Martin Luther King: I have almost reached the regrettable conclusion that the Negro's great stumbling block in his stride toward freedom is not the White Citizen's Councilor or the Ku Klux Klanner, but the white moderate, who is more devoted to "order" than to justice who prefers a negative peace which is the absence of tension to a positive peace which is the presence of justice; who constantly says: "I agree with you in the goal you seek, but I cannot agree with your methods of direct action"; who paternalistically believes he can set the timetable for another man's freedom.

Sea Stachura: In King’s view, white inaction was the problem. Their claim that violence was what deterred them from supporting racial equality, was an excuse. An excuse not to change the status quo.

Martin Luther King: You assert that our actions, even though peaceful, must be condemned because they precipitate violence. But is this a logical assertion? Isn't this like condemning a robbed man because his possession of money precipitated the evil act of robbery? Society must protect the robbed and punish the robber.

Sea Stachura: My student Atticus sees both sides of this quandary. Yes, the violence in Augusta forced white leaders to finally address some of Black residents’ concerns. But he also sees that whites opposed to justice then found new ways to stymie Black progress.

Atticus: To make long-term change happen you cannot use violence because, like, what has been happening now is very similar to what was happening in 1970 and we’re still calling for the same types of change. And still not very much is happening. 

Sea Stachura: In King’s opinion, social change wouldn’t take that long if white Americans got onboard. If they became committed to their nation’s ideals of justice, instead of comfort, then progress would come. Without it, progress is as slow as a mule-drawn cart. As was the case in Augusta’s Hyde Park neighborhood. We talked about that neighborhood in Episode Two. It was built in a flood plain and surrounded by industry. Former resident Charles Utley and I are visiting it.

Sea Stachura: This smell. Do you smell that smell?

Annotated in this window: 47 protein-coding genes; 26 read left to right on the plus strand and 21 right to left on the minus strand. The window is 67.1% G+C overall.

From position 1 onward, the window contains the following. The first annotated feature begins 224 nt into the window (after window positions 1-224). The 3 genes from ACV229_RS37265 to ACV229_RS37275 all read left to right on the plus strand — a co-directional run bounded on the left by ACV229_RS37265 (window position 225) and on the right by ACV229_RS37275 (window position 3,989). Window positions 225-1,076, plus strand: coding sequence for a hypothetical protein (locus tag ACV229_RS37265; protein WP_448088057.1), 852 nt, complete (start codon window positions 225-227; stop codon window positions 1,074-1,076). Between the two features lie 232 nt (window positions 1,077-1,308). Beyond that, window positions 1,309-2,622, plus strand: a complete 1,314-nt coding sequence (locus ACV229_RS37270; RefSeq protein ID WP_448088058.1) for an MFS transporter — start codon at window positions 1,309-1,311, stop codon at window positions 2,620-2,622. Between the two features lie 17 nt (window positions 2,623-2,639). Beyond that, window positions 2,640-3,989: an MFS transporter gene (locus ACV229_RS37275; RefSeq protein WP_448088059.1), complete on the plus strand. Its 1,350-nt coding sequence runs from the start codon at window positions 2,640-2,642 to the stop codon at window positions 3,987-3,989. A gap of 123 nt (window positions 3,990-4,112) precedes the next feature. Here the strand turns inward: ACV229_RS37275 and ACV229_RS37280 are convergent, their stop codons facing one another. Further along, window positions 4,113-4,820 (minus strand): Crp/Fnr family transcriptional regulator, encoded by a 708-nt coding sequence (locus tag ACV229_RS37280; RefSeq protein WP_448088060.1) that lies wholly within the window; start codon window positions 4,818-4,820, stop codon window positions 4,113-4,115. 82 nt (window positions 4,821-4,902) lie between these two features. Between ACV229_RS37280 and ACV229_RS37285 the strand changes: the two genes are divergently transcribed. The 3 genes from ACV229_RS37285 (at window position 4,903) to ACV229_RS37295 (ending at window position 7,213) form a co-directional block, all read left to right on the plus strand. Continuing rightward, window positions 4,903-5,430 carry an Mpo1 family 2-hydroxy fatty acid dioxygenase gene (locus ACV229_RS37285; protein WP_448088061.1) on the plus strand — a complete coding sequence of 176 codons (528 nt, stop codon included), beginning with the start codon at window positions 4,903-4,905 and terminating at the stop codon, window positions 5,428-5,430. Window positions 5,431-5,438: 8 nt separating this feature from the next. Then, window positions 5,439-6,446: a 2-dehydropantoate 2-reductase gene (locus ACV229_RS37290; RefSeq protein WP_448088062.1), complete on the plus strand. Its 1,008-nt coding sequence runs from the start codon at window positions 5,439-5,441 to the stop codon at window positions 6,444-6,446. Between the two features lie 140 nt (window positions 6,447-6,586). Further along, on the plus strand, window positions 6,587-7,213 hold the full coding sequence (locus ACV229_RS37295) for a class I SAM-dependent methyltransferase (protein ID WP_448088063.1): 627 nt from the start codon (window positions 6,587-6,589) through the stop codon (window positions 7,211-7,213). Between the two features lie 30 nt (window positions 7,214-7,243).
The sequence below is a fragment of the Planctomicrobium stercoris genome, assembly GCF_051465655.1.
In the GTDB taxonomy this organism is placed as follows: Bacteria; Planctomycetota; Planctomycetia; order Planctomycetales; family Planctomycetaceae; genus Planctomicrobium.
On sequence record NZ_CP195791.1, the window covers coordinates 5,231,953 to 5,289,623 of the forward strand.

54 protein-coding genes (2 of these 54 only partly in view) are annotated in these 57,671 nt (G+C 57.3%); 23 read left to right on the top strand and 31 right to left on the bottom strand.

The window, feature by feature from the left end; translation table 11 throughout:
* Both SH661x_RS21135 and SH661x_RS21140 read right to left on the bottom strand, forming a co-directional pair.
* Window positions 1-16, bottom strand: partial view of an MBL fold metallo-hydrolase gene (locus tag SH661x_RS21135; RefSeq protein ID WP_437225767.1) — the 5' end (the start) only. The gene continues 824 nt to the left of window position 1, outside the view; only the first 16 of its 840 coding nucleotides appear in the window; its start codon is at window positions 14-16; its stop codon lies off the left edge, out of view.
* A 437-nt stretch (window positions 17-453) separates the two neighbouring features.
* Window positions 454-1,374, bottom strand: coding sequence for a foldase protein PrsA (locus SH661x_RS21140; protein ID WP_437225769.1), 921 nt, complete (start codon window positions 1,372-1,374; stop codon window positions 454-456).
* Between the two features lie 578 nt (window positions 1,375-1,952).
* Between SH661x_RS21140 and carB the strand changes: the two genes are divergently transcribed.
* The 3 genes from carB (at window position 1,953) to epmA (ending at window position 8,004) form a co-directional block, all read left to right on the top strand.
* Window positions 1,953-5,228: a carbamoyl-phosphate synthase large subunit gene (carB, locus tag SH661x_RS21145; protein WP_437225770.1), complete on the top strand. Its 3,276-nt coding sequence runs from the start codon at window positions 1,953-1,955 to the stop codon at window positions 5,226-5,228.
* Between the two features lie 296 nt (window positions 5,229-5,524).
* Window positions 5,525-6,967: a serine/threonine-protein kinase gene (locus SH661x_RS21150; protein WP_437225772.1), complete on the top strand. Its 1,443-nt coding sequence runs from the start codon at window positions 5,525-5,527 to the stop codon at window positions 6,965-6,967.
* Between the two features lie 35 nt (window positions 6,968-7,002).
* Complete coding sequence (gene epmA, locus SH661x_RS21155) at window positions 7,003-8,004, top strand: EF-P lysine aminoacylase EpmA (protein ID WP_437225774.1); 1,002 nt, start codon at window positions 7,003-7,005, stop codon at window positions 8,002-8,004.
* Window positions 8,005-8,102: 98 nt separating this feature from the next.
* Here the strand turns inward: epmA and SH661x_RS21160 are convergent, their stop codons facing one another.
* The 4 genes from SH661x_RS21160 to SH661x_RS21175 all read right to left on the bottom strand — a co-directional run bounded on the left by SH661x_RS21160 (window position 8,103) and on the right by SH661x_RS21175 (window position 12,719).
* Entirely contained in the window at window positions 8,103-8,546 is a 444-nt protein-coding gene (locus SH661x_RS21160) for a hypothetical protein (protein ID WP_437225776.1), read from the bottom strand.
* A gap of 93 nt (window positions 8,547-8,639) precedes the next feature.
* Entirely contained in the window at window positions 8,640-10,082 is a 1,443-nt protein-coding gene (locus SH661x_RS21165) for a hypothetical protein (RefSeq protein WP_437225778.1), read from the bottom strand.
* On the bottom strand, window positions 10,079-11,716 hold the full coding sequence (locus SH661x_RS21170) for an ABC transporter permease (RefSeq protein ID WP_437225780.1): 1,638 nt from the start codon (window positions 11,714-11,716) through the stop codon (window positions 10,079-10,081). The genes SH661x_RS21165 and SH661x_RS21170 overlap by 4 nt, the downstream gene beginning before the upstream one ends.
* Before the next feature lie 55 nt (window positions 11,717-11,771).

Charles Utley:  Yeah...

Sea Stachura: It smells like cat litter and laundry detergent. Is that what it smells like to you? 

Charles Utley: Well ...I would say like something that's been burned. Well, like it wouldn't be a tire burn, but it would be like a chemical burn.

Sea Stachura: Yeah.

Charles Utley: that would be what I’m smelling. 

Sea Stachura: Some of you wondered what happened to it. Did it get sewers and paved streets? Yes, it did. But after that battle was won, another one started. In the 1980s, the county’s health department told residents that their wells were poisoned. They shouldn’t use them for drinking, bathing, garden watering, pretty much anything. Residents stopped using the wells, but they still were getting sick. Utley says babies were born with birth defects, kids had skin lesions. And cancer was ubiquitous.

Charles Utley: There were over 300 families out here. you're going to get at least over a 100 hundred people easily. I'm almost sure we are over 100 now. 

Sea Stachura: Actually, that tally is much higher. In the 1990s alone, the county health department recorded 180 cancer-related deaths: brain, bone, and skin cancers were common. Utley and others began trying to understand why. Eventually, they learned a telephone pole factory across from their neighborhood had admitted to contaminating the area with creosote and arsenic. The company had compensated white residents in a neighboring subdivision. But they never told Hyde Park residents. The residents asked for help, first from local government, then the county and finally the state.   They got nowhere. Georgia’s Environmental Protection Division    declared their neighborhood’s soil and water had acceptable levels of arsenic and lead. So did the U-S Department of Health. Both statements were untrue.  But residents would need proof, and that would take money.  So they applied for a federal   Environmental Protection Agency grant.  These grants are usually applied for  by local governments.  They are complicated and massive applications.  But Utley says residents had been put off so many times.  The neighbors had no choice but to take on the process themselves.

Charles Utley: And so therefore we had to go through all of those—we had to go to Washington. We had been on a Senate hearing. We had carried the water—contaminated water—to Congress and presented it to them for evidence, so it was bringing embarrassment to the city of Augusta.

Sea Stachura: The EPA approved their application. Utley takes me to the first intersection of the neighborhood and stops. He points at a fenced off lot. The telephone pole factory wasn’t the only polluter.